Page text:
Attorney General Determines Business Location Where Employees Work For Someone Other than the Business Owner is a “Place of Employment” Subject to State Anti-Smoking Law

A state legislator requested an opinion from the Attorney General about whether a business site, at which the people working are employed by someone other than the business owner, is a "place of employment" as defined by the California Labor Code, and therefore subject to the state-mandated smoking ban for enclosed workplaces.  In Opinion No. 12-901, the Attorney General opined that such a workplace is a "place of employment" and employees such as janitorial workers, temporary clerical, or repair and maintenance workers are subject to the anti-smoking law.

Labor Code Section 6404.5 states, "No employer shall knowingly or intentionally permit, and no person shall engage in, the smoking of tobacco products in an enclosed space at a place of employment."  The Labor Code further defines "employee" as "every person who is required or directed by any employer to engage in any employment or to go to work or be at any time in any place of employment."  The phrase "place of employment" is also broadly defined to mean "any place, and the premises appurtenant thereto, where employment is carried on."  The question before the Attorney General of whether Section 6404.5 applied, hinged on whether the business was a "place of employment." 

Given those definitions, the Attorney General stated that a place of business where the owner-operator has no employees and performs all of his or her own services without any paid help from any other persons would not be considered a place of employment.  However, the Labor Code requires that "every employer shall furnish employment and a place of employment that is safe and healthful for the employees therein."  The Attorney General found that the language does not limit "employees therein" to those employed directly by the owner-operator of the business location.  It is not necessary that the owner-operator be the primary employer of the employees on the premises for the location to be characterized as a "place of employment."  It is enough, the Attorney General said, that the location is a place "where employment is carried on.”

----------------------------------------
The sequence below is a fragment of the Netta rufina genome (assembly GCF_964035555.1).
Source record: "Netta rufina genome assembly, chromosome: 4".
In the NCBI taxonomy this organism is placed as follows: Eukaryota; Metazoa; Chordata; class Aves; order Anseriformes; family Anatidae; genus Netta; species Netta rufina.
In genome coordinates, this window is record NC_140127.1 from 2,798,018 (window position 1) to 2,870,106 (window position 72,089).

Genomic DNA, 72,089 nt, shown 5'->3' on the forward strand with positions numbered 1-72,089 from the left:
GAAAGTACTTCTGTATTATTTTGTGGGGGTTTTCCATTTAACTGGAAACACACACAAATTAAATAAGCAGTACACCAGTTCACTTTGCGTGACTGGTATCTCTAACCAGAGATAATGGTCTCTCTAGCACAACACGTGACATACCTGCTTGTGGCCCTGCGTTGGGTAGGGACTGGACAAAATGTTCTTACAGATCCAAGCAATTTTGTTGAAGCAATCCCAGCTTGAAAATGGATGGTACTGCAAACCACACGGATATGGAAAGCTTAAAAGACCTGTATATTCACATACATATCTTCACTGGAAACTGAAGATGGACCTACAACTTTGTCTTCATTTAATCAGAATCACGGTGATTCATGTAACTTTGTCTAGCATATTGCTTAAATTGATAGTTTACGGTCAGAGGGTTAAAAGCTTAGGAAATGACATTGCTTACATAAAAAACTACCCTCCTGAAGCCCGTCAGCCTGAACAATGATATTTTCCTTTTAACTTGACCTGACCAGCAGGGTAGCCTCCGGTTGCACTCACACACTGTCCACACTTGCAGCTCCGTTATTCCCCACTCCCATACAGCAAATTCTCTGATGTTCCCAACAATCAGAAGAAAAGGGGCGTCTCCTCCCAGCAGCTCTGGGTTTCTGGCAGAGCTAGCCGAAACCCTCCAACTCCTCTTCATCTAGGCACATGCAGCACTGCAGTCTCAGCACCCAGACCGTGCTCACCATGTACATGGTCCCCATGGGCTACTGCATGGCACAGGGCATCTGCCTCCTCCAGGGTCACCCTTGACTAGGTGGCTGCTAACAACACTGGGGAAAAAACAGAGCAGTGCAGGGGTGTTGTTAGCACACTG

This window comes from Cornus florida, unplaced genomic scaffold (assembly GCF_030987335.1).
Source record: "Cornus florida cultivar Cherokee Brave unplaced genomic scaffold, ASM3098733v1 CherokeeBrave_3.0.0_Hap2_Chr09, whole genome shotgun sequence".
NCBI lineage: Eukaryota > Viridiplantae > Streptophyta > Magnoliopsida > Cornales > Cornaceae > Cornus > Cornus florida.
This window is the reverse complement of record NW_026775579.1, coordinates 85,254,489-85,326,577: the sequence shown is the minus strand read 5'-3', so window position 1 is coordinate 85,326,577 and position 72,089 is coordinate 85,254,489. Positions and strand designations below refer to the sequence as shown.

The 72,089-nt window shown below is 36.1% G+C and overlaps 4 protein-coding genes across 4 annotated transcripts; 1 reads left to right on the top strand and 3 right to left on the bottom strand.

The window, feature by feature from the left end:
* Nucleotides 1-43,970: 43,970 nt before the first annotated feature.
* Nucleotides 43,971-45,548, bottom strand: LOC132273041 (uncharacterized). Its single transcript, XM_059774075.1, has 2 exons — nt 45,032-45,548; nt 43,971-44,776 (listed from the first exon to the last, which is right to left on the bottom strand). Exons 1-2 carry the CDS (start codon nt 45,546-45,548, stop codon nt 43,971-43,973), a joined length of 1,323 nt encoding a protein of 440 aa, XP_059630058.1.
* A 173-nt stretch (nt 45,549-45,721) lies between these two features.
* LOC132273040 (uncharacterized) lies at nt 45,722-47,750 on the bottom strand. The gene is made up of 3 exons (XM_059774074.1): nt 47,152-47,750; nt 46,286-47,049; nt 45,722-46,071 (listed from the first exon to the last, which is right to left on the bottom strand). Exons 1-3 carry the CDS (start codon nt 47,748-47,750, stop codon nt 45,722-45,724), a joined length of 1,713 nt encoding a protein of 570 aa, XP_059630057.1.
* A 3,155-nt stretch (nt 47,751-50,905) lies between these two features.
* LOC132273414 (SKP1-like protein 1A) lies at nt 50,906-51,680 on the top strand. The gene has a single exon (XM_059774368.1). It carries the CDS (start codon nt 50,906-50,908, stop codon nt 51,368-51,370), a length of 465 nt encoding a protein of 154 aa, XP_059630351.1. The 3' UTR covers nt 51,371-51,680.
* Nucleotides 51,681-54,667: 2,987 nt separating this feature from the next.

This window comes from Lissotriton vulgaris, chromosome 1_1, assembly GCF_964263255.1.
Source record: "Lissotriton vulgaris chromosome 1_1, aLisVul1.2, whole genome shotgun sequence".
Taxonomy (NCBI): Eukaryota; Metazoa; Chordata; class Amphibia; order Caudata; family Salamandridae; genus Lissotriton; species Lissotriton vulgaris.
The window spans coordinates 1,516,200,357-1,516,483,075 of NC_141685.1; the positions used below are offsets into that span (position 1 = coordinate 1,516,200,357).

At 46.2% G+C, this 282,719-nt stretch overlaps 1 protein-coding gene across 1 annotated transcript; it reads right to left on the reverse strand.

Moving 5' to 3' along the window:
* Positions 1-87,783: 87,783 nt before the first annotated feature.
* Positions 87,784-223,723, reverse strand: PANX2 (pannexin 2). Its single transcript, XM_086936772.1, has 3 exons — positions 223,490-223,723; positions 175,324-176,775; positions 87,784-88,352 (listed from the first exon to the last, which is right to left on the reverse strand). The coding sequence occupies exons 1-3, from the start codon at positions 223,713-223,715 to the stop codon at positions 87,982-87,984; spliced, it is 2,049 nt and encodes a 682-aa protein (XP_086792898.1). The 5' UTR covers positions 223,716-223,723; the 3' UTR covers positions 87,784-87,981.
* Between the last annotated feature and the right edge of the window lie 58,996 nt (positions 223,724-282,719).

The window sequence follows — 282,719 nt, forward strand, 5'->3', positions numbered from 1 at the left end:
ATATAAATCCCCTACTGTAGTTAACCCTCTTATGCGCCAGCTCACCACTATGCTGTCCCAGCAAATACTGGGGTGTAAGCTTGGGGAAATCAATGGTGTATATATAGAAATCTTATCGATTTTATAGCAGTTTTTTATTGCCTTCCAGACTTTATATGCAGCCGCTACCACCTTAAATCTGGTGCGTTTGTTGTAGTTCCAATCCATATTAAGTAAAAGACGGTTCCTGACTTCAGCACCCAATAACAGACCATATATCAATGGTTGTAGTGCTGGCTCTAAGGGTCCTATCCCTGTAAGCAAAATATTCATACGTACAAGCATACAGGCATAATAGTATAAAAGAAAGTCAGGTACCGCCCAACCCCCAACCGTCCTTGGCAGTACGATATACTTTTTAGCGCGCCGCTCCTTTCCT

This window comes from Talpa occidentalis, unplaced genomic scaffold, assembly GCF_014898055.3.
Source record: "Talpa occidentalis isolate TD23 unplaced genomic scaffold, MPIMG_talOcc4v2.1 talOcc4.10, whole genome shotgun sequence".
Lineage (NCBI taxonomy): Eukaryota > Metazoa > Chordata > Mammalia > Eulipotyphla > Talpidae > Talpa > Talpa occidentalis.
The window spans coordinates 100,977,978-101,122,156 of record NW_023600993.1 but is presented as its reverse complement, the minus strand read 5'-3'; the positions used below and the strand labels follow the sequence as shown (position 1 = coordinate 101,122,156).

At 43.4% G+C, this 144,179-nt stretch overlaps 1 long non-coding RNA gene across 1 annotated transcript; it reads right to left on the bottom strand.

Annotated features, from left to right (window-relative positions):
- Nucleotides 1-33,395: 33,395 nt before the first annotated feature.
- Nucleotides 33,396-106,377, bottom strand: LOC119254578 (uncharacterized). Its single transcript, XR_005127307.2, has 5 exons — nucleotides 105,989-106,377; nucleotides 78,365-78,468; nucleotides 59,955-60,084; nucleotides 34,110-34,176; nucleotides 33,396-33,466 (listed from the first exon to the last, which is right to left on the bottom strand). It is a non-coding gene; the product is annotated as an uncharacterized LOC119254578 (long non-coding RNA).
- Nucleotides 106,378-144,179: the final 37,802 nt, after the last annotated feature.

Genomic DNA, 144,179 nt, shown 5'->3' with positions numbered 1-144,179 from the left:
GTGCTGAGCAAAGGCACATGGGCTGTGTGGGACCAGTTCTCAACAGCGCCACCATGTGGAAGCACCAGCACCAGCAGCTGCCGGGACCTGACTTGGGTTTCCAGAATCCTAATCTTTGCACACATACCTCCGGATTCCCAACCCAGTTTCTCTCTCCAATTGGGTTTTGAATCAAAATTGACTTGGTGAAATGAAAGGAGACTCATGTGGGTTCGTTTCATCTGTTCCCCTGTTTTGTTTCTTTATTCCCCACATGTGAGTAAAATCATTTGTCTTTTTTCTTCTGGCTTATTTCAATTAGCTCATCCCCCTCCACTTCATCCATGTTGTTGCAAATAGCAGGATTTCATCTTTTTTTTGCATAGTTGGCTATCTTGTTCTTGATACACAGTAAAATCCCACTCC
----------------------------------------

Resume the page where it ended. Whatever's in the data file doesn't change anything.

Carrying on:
This conclusion is consistent with the Legislature's specific intent to prohibit "all persons" from smoking in an enclosed space at a place of employment.  There is no reason to conclude that the protections from tobacco smoke provided workers by Section 6404.5 should be limited only to those employed by the owner-operator of the business.  Therefore, the Attorney General concluded that a place of business where employees are employed by someone other than the business owner is a "place of employment" and subject to the ban on smoking in enclosed workplaces.


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